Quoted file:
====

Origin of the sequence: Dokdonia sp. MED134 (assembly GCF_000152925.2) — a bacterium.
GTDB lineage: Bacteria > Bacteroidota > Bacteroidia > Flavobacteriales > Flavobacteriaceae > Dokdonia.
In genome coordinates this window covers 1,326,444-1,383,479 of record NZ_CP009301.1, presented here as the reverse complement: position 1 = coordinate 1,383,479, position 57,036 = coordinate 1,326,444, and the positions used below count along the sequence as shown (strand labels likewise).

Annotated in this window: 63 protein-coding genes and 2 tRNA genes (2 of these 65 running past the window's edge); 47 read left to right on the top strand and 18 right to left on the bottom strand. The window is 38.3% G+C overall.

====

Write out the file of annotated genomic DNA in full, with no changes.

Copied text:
Origin of the sequence: Dokdonia sp. MED134 (assembly GCF_000152925.2) — a bacterium.
GTDB lineage: Bacteria > Bacteroidota > Bacteroidia > Flavobacteriales > Flavobacteriaceae > Dokdonia.
In genome coordinates this window covers 1,326,444-1,383,479 of record NZ_CP009301.1, presented here as the reverse complement: position 1 = coordinate 1,383,479, position 57,036 = coordinate 1,326,444, and the positions used below count along the sequence as shown (strand labels likewise).

Annotated in this window: 63 protein-coding genes and 2 tRNA genes (2 of these 65 running past the window's edge); 47 read left to right on the top strand and 18 right to left on the bottom strand. The window is 38.3% G+C overall.